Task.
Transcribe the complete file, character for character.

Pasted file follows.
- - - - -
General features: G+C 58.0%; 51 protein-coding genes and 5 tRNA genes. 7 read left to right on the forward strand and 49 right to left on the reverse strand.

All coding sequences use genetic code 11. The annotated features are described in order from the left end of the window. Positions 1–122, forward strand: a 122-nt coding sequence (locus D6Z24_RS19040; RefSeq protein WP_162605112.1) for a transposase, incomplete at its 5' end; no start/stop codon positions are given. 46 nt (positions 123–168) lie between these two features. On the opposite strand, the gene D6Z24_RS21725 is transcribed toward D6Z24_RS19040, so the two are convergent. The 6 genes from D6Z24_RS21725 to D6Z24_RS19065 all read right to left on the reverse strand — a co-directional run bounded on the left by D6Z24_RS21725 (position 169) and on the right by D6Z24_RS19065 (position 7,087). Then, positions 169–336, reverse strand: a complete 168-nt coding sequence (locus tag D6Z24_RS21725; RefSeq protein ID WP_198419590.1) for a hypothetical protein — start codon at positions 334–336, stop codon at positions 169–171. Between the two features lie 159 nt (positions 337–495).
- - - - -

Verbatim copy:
General features: G+C 58.0%; 51 protein-coding genes and 5 tRNA genes. 7 read left to right on the forward strand and 49 right to left on the reverse strand.

All coding sequences use genetic code 11. The annotated features are described in order from the left end of the window. Positions 1–122, forward strand: a 122-nt coding sequence (locus D6Z24_RS19040; RefSeq protein WP_162605112.1) for a transposase, incomplete at its 5' end; no start/stop codon positions are given. 46 nt (positions 123–168) lie between these two features. On the opposite strand, the gene D6Z24_RS21725 is transcribed toward D6Z24_RS19040, so the two are convergent. The 6 genes from D6Z24_RS21725 to D6Z24_RS19065 all read right to left on the reverse strand — a co-directional run bounded on the left by D6Z24_RS21725 (position 169) and on the right by D6Z24_RS19065 (position 7,087). Then, positions 169–336, reverse strand: a complete 168-nt coding sequence (locus tag D6Z24_RS21725; RefSeq protein ID WP_198419590.1) for a hypothetical protein — start codon at positions 334–336, stop codon at positions 169–171. Between the two features lie 159 nt (positions 337–495).